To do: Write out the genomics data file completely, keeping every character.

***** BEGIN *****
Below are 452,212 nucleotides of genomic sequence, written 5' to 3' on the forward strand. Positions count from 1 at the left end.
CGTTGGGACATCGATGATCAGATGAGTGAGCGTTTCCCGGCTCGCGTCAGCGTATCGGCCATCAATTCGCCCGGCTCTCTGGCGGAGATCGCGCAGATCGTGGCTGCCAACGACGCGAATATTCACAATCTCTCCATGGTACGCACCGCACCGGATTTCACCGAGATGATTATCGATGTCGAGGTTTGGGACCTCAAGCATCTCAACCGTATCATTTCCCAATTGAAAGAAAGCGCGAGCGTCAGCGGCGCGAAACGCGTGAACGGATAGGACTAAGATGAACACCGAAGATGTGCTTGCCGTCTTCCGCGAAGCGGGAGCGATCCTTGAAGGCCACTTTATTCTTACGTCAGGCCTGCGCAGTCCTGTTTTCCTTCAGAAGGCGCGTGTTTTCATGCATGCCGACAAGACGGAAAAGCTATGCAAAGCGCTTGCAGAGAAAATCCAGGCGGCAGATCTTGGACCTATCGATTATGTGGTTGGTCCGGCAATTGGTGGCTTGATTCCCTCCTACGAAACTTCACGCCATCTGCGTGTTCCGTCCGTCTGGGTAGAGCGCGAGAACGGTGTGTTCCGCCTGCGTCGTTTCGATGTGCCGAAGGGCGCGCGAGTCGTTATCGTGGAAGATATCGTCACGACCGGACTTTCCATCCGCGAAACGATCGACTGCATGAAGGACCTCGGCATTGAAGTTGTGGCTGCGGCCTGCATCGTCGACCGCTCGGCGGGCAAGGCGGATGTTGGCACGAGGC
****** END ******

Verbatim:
Below are 452,212 nucleotides of genomic sequence, written 5' to 3' on the forward strand. Positions count from 1 at the left end.
CGTTGGGACATCGATGATCAGATGAGTGAGCGTTTCCCGGCTCGCGTCAGCGTATCGGCCATCAATTCGCCCGGCTCTCTGGCGGAGATCGCGCAGATCGTGGCTGCCAACGACGCGAATATTCACAATCTCTCCATGGTACGCACCGCACCGGATTTCACCGAGATGATTATCGATGTCGAGGTTTGGGACCTCAAGCATCTCAACCGTATCATTTCCCAATTGAAAGAAAGCGCGAGCGTCAGCGGCGCGAAACGCGTGAACGGATAGGACTAAGATGAACACCGAAGATGTGCTTGCCGTCTTCCGCGAAGCGGGAGCGATCCTTGAAGGCCACTTTATTCTTACGTCAGGCCTGCGCAGTCCTGTTTTCCTTCAGAAGGCGCGTGTTTTCATGCATGCCGACAAGACGGAAAAGCTATGCAAAGCGCTTGCAGAGAAAATCCAGGCGGCAGATCTTGGACCTATCGATTATGTGGTTGGTCCGGCAATTGGTGGCTTGATTCCCTCCTACGAAACTTCACGCCATCTGCGTGTTCCGTCCGTCTGGGTAGAGCGCGAGAACGGTGTGTTCCGCCTGCGTCGTTTCGATGTGCCGAAGGGCGCGCGAGTCGTTATCGTGGAAGATATCGTCACGACCGGACTTTCCATCCGCGAAACGATCGACTGCATGAAGGACCTCGGCATTGAAGTTGTGGCTGCGGCCTGCATCGTCGACCGCTCGGCGGGCAAGGCGGATGTTGGCACGAGGC